2. First, I want to thank Justice Rucker for his many years of public service, not just at the appellate court level for over 25 years, but also when he served the people of Lake County as a Deputy Prosecutor, City Attorney for Gary, IN, and in private practice in a smaller, highly diverse community with a history of serious economic challenges, ethnic tensions, and recently publicized but apparently long-standing environmental health risks to some of its poorest residents. Congratulations for having the dedication & courage to practice law in areas many in our state might have considered too dangerous or too poor at different points in time. It was also courageous to step into a prominent and highly visible position of public service & respect in the early 1990's, remaining in a position that left you open to state-wide public scrutiny (without any glitches) for over 25 years. Yes, Hoosiers of all backgrounds can take pride in your many years of public service. But people of color who watched your ascent to the highest levels of state government no doubt felt even more as you transcended some real & perhaps some perceived social, economic, academic and professional barriers. You were living proof that, with hard work, dedication & a spirit of public service, a person who shared their same skin tone or came from the same county they grew up in could achieve great success. At the same time, perhaps unknowingly, you helped fellow members of the judiciary, court staff, litigants and the public better understand that differences that are only skin-deep neither define nor limit a person's character, abilities or prospects in life. You also helped others appreciate that people of different races & backgrounds can live and work together peacefully & productively for the greater good of all. Those are truths that didn't have to be written down in court opinions. Anyone paying attention could see that truth lived out every day you devoted to public service. I believe you have been a "trailblazer" in Indiana's legal community and its judiciary. I also embrace your belief that society's needs can be better served when people in positions of governmental power reflect the many complexions of the population that they serve. Whether through greater understanding across the existing racial spectrum or through the removal of some real and some perceived color-based, hope-crushing barriers to life opportunities & success, movement toward a more reflective representation of the population being governed will lead to greater and uninterrupted respect for laws designed to protect all peoples' rights to life, liberty & the pursuit of happiness. Thanks again for a job well-done & for the inevitable positive impact your service has had - and will continue to have - on countless Hoosiers of all backgrounds & colors.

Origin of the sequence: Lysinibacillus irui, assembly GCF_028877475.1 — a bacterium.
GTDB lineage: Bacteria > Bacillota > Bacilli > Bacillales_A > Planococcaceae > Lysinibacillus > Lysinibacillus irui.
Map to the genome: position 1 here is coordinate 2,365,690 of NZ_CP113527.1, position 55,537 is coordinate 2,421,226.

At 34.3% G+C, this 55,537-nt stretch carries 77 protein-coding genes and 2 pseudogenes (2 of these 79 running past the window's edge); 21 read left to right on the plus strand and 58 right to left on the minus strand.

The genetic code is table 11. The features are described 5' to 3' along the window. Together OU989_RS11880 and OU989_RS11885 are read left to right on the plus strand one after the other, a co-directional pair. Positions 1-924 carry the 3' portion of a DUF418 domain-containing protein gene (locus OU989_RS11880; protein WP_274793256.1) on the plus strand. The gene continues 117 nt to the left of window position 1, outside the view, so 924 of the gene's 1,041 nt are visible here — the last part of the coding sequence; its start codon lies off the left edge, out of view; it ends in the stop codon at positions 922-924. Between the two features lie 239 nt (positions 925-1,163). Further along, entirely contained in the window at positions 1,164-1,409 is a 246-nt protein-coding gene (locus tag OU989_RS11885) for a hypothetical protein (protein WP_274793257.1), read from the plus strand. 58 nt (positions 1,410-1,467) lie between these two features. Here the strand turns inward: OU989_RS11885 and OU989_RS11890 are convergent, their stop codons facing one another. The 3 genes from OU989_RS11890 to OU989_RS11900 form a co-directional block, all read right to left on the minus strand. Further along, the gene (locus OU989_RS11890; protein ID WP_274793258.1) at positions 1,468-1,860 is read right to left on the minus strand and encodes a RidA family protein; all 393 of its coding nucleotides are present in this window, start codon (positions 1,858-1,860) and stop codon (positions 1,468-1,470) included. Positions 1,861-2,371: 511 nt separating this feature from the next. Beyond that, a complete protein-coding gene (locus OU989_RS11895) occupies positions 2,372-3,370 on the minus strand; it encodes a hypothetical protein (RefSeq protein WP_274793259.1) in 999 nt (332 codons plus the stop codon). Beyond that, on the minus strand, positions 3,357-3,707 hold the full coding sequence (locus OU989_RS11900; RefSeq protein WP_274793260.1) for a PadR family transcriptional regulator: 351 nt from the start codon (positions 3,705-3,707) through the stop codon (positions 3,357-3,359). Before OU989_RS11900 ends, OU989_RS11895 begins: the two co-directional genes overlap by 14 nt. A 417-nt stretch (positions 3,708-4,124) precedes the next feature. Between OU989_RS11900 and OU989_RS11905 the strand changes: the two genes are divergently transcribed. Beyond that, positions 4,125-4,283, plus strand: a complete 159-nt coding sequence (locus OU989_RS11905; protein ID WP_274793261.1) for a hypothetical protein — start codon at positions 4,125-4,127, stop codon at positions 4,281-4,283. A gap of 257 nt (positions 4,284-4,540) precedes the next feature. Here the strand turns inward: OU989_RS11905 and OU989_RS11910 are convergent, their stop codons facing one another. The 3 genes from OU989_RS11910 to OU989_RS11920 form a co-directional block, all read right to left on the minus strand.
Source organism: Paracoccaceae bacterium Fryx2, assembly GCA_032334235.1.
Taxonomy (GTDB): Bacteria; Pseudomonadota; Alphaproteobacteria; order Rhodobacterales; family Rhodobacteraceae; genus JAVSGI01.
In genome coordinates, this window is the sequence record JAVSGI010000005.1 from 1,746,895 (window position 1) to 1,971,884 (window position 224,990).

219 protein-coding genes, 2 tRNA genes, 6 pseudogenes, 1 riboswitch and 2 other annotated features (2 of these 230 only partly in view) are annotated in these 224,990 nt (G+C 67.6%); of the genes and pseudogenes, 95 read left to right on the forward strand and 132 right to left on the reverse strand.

3. Diversity is important, but with some limitations. For instance, diversity of experience is a great thing that can be very helpful in certain jobs or roles. Diversity of skin color is never important, ever, under any circumstance. To think that skin color changes one single thing about a person is patently racist and offensive. Likewise, diversity of values is useless. Some values are better than others. In the case of a supreme court justice, I actually think diversity is unimportant. The justices are not to impose their own beliefs on rulings, but need to apply the law to the facts in an objective manner.